A team of intrepid explorers is setting sail towards Antarctica, retracing the path of Sir Ernest Shackleton's ill-fated 'Endurance Expedition' over 100 years ago.
They're part of an international expedition to South Georgia Island to honour the legacy of early Antarctic explorers.
James Blake, the son of Sir Peter Blake, and two other young adventurers, have been hand picked from nearly 200 applicants to take part in the international centenary expedition.
"The Endurance trip is a famous story and kind of one that's gone down in history as far as a survival story," Mr Blake said.
Antarctic Heritage Trust director Nigel Watson says they are paying homage to the original explorers, Shackleton, Crean and Worsley.
"But we're also putting a challenge out to inspire young explorers today."
Just like Shackleton and his crew in 1914, they'll sail south.
The SS Endurance was trapped and destroyed by ice. The crew took shelter while a team sailed more than 1000 harrowing kilometres to get help. They landed at South Georgia Island.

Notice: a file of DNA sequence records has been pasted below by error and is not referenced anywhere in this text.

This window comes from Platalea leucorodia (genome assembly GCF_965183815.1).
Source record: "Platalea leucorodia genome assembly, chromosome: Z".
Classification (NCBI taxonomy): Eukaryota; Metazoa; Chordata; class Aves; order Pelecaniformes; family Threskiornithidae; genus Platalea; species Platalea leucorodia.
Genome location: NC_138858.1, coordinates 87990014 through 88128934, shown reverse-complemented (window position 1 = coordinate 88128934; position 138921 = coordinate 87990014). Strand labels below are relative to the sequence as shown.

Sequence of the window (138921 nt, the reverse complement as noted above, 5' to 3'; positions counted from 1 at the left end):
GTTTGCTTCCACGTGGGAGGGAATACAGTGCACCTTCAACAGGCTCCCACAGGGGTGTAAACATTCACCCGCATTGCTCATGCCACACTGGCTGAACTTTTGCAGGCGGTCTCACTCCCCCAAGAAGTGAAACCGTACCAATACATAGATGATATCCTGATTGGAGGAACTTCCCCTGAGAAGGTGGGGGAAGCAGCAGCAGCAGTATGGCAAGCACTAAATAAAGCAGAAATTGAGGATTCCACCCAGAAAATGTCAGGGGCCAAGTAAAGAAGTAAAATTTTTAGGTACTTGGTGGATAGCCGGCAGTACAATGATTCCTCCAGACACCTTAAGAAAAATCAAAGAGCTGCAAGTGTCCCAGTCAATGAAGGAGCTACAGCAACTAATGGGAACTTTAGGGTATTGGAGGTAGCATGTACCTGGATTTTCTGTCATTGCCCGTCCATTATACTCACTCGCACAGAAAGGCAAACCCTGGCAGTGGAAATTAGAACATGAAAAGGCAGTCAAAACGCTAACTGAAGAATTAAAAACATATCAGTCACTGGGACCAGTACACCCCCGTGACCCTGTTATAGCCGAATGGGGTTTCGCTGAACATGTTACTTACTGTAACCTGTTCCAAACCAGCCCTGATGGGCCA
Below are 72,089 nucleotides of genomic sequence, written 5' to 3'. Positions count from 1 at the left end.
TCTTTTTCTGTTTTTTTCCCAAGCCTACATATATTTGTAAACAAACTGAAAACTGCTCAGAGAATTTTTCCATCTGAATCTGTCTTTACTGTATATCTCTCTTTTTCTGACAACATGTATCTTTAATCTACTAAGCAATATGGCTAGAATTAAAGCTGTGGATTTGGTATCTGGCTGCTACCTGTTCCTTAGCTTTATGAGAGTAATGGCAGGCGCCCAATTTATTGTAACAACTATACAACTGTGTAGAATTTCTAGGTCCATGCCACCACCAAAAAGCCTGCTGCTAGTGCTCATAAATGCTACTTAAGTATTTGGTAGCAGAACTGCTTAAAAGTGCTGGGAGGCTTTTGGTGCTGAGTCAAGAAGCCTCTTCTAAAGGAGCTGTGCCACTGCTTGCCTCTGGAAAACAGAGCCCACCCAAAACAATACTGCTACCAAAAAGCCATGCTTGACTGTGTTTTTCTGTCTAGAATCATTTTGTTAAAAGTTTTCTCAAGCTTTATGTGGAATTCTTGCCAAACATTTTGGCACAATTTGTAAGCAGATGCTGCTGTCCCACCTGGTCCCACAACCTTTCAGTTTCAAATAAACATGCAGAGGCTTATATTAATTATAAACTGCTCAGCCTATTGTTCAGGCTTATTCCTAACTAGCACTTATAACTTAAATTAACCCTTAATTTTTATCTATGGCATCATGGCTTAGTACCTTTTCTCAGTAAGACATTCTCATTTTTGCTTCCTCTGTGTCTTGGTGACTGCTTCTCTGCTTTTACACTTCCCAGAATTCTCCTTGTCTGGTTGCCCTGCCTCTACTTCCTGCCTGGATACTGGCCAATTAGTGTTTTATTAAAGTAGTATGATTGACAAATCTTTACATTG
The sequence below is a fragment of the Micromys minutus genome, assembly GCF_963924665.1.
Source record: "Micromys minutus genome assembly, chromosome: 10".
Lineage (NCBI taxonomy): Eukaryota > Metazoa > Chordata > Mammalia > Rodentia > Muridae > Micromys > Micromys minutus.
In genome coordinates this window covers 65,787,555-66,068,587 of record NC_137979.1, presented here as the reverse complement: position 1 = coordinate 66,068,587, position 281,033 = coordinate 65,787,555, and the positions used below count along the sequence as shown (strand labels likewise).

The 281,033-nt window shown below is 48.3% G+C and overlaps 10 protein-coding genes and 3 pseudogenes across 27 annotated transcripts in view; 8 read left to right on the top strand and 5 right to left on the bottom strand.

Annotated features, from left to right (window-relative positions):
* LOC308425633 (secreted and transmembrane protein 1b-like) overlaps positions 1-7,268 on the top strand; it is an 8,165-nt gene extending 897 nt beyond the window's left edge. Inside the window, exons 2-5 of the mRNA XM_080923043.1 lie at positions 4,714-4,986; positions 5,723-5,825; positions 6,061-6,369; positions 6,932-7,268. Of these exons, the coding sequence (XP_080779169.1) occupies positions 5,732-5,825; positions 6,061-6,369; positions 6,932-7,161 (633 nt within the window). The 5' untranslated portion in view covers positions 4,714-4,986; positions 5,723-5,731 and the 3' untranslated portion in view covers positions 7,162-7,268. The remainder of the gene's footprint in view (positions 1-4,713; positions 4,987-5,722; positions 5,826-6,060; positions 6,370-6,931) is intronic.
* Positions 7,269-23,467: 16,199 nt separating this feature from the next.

Then they marched 36 hours through treacherous terrain to a whaling station and 128 days later the remaining crew was rescued. Remarkably, all had survived.
"My father would tell us as bed time stories, the stories of Shackleton and specifically the Endurance, of them being stuck in the ice," Mr Blake said.
Today's mission has a 60 per cent chance of success.
Asked what he thinks his adventurer father would think of this trip, James Blake, said: "I think he'd actually be quite jealous!"
And he'd be excited for the journey ahead, battling the elements one century on.